Like many of you, I’m a closet map junkie! I simply love maps and anything that remotely resembles a map! I have a particular fondness for “Subway” style maps – you know, a work of cartographic excellence that tells a story using the familiar London Underground style of cartography
Well, if this is also you then this is your lucky day as I’ve stumbled onto a WEALTH of Subway Style Maps via this interesting article on Vox by Phil Edwards – 15 subway-style maps that explain everything but subways
The article shares stories and images from a number of projects that range from maps of the National Park system, The Solar System, Musicians, The Human Body, and my favorite, maps of North American Rivers via Somethingaboutmaps – pure awesomeness!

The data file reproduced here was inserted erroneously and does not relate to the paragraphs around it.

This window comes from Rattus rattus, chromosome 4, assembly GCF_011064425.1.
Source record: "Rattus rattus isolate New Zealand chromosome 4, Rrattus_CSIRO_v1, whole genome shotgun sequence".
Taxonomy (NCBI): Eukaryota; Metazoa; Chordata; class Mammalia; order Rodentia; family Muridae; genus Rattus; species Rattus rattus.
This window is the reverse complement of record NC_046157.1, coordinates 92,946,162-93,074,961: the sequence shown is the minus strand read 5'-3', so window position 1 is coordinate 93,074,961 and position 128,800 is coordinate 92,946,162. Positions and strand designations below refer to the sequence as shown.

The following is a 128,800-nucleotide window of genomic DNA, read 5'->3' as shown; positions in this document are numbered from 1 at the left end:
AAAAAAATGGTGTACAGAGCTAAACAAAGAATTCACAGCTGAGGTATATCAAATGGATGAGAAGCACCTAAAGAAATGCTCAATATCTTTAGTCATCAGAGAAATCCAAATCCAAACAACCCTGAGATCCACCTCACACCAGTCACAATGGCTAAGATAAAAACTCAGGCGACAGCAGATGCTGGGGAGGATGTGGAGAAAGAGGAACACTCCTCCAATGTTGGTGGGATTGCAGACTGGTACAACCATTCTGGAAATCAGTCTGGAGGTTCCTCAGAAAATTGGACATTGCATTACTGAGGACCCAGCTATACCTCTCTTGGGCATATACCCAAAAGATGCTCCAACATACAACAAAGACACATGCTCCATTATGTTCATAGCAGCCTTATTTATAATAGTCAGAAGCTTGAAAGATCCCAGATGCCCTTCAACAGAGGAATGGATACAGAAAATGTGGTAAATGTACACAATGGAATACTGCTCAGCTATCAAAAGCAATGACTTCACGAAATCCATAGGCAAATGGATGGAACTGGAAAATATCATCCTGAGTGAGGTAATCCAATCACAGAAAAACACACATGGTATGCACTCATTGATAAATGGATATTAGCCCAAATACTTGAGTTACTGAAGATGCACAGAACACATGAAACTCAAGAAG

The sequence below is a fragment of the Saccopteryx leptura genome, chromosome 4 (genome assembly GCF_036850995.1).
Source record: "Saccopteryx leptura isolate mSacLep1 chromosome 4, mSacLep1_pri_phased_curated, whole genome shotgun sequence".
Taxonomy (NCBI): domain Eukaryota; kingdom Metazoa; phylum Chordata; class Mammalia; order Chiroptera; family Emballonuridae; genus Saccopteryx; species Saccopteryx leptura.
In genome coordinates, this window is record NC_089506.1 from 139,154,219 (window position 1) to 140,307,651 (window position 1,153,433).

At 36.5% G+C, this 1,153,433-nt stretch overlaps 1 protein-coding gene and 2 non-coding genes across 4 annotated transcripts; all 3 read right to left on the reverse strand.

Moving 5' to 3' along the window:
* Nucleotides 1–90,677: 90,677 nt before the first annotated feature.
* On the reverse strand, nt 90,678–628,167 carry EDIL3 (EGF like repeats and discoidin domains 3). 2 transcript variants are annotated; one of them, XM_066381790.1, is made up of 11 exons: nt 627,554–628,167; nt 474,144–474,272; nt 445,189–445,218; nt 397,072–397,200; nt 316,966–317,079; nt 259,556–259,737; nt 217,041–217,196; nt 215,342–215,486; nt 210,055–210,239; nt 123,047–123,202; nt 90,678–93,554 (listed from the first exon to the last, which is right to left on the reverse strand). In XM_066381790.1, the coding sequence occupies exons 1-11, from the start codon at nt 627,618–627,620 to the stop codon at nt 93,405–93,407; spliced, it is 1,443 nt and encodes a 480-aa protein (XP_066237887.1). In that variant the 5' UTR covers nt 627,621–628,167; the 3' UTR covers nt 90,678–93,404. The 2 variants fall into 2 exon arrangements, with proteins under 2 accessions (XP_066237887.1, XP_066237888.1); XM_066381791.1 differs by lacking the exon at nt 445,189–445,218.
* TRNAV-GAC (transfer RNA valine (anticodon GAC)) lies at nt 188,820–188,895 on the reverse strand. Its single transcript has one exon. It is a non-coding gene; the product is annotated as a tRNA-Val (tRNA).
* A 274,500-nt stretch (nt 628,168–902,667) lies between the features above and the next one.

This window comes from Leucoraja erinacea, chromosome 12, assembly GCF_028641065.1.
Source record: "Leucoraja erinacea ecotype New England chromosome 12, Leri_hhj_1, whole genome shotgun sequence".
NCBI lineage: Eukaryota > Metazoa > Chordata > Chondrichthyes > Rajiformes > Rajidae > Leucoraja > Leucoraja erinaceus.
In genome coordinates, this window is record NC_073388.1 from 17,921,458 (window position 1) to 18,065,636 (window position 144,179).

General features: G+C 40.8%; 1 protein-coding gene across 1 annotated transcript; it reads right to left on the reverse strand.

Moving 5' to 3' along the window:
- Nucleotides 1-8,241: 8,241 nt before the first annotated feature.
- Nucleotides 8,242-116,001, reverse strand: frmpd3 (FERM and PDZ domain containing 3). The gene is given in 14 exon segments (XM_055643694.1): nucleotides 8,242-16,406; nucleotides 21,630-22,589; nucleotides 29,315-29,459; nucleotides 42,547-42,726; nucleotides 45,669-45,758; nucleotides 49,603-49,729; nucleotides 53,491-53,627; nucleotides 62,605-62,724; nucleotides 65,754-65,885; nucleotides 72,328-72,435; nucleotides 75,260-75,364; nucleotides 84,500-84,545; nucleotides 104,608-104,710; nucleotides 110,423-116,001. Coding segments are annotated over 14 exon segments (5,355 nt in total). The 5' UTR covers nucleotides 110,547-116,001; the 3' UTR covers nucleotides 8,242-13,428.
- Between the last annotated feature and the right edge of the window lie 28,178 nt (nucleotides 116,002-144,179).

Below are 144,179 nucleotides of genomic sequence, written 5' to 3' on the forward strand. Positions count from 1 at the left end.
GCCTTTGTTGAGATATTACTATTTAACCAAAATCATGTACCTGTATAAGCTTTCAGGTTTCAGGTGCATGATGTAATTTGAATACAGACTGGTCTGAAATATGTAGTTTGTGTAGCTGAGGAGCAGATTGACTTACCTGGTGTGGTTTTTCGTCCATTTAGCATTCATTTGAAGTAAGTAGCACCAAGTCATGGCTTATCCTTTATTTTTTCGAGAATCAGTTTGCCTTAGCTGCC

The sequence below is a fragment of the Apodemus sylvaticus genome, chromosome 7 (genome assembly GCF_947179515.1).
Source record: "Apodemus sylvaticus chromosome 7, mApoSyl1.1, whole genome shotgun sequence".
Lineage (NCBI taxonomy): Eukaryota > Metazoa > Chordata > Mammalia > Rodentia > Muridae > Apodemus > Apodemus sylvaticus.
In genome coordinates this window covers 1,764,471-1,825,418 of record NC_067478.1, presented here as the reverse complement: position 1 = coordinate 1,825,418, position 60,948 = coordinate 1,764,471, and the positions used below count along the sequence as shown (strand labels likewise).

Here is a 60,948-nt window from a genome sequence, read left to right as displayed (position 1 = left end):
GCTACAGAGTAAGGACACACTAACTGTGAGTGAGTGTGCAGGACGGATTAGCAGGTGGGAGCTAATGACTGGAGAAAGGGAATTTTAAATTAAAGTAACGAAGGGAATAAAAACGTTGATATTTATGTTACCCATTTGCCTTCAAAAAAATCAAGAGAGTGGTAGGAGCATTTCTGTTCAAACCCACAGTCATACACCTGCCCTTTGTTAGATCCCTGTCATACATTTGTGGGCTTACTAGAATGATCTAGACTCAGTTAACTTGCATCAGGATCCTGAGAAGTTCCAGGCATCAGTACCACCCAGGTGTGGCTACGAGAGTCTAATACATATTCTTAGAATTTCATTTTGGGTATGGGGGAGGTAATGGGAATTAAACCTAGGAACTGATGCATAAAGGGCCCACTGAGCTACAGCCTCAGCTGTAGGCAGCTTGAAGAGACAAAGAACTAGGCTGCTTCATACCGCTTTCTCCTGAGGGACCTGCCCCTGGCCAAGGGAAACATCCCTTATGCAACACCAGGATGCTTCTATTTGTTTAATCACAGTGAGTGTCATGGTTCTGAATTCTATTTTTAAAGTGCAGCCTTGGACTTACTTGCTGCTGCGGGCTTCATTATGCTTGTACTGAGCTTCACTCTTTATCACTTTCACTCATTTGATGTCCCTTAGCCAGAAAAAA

From the Author of the River Maps- Rivers have been a key part of urban life for centuries. They have provided us with drinking water, protection, and a transit network that links us from one settlement to the next. I wanted to create a series of maps that gives people a new way to look at rivers: a much more modern, urban type of portrayal. So I turned to the style of urban transit maps pioneered by Harry Beck in the 1930s for the London Underground. Straight lines, 45º angles, simple geometry. The result is more of an abstract network representation than you would find on most maps, but it’s also a lot more fun. The geography is intentionally distorted to clarify relationships. I think it helps translate the sort of visual language of nature into a more engineered one, putting the organic in more constructed terms. Not every line depicted is navigable, but all are important to the hydrological systems shown.
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